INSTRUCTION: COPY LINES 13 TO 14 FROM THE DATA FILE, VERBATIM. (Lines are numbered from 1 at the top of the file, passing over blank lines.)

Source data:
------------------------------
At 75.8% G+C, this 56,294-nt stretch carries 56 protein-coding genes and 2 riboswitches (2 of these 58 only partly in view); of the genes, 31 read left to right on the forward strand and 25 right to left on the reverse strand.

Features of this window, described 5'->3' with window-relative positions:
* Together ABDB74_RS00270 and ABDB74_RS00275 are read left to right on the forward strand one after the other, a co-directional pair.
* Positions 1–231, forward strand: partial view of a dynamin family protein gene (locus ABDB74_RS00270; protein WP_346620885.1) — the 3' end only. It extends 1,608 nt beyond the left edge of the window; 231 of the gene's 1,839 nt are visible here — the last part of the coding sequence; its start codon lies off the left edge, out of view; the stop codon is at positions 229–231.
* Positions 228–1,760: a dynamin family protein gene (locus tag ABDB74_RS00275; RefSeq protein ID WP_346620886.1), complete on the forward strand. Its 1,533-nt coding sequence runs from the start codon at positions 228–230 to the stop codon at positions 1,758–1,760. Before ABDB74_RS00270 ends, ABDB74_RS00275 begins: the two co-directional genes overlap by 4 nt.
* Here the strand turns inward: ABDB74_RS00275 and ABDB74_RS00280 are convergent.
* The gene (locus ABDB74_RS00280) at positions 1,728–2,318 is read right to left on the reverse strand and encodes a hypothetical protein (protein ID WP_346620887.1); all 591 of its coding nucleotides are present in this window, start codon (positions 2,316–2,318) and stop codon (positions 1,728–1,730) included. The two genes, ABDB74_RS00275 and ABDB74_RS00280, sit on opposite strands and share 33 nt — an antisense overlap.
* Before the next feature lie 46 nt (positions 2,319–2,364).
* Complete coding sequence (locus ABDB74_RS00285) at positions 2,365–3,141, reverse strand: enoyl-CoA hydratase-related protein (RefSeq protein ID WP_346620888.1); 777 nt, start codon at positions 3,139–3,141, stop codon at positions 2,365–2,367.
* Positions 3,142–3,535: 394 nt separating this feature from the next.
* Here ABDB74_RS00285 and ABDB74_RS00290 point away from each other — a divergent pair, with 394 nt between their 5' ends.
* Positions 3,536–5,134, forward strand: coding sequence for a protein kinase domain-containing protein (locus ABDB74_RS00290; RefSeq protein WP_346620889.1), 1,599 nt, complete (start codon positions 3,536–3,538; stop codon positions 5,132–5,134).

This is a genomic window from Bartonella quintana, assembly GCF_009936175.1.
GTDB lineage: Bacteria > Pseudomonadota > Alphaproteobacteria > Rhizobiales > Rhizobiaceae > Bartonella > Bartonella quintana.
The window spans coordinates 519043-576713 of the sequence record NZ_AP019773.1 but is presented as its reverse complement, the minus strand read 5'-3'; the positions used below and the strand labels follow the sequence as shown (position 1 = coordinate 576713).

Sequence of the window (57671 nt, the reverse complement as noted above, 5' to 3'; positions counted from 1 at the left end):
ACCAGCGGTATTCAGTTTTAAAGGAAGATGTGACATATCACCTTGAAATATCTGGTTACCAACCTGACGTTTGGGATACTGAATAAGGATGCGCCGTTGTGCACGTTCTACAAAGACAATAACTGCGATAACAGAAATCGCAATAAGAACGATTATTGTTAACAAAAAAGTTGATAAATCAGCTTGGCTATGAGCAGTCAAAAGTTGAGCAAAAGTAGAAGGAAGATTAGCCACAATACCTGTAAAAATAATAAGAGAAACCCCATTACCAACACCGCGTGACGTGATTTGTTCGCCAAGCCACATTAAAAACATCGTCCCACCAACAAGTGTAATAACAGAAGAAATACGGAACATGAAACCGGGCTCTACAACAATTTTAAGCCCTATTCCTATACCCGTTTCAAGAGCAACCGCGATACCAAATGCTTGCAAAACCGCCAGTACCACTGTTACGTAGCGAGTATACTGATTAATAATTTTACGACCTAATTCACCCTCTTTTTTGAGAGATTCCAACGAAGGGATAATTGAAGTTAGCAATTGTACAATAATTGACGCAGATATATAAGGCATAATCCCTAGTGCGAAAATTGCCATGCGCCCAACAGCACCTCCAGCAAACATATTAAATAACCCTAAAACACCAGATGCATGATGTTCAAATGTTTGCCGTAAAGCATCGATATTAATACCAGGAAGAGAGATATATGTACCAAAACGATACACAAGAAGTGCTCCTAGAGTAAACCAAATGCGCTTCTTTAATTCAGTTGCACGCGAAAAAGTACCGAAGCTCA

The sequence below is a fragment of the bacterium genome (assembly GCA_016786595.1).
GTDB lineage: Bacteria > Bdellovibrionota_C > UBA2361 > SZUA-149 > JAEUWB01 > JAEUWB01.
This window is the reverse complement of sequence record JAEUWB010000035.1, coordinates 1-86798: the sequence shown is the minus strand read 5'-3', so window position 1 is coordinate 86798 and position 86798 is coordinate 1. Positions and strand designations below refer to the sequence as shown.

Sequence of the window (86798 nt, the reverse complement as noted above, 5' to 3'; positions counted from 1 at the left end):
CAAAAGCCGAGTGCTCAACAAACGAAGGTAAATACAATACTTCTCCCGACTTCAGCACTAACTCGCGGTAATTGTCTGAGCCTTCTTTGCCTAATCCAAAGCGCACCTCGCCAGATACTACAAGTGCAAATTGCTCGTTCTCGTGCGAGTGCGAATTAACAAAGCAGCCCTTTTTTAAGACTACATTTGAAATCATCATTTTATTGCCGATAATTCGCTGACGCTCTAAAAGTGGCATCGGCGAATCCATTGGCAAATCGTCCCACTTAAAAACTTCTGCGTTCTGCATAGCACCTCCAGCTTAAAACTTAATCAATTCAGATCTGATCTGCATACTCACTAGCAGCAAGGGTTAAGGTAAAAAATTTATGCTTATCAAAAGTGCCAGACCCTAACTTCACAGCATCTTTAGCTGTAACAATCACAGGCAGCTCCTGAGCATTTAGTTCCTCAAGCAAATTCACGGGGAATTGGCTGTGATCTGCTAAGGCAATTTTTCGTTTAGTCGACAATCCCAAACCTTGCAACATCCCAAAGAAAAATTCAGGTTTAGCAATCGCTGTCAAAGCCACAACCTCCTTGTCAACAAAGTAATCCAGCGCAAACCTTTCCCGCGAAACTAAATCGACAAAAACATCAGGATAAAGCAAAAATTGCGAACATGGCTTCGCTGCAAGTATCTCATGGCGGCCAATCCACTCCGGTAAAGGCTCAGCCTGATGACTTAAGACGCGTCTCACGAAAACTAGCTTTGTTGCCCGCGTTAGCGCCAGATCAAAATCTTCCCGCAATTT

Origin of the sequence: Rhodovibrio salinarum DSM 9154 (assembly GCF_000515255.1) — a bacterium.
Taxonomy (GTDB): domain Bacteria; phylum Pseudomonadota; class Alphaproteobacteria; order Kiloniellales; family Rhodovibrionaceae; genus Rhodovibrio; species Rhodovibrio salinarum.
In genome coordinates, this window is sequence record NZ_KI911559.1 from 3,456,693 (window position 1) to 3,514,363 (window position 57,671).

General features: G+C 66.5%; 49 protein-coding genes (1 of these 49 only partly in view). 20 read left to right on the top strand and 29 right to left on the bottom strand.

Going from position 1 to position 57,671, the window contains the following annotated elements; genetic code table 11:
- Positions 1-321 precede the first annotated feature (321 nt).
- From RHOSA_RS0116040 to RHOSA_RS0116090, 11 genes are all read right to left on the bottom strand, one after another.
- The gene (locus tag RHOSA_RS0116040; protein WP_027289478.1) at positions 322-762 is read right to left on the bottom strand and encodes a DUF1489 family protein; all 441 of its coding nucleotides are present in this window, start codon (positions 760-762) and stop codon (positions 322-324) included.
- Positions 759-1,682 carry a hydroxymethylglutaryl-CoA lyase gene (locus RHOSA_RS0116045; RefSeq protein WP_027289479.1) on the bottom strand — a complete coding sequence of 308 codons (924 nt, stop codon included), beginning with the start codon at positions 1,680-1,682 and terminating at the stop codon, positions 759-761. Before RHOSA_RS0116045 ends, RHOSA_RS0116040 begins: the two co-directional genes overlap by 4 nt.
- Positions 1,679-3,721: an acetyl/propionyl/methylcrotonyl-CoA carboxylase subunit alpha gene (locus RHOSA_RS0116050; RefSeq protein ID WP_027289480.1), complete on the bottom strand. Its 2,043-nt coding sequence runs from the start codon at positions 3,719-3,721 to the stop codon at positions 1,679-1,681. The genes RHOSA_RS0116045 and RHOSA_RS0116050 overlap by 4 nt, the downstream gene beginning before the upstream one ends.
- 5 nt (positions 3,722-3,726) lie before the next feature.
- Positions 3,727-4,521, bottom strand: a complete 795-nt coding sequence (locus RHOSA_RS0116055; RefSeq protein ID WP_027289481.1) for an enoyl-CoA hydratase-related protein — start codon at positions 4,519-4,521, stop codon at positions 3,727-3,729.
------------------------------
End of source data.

This is a genomic window from Bartonella quintana, assembly GCF_009936175.1.
GTDB lineage: Bacteria > Pseudomonadota > Alphaproteobacteria > Rhizobiales > Rhizobiaceae > Bartonella > Bartonella quintana.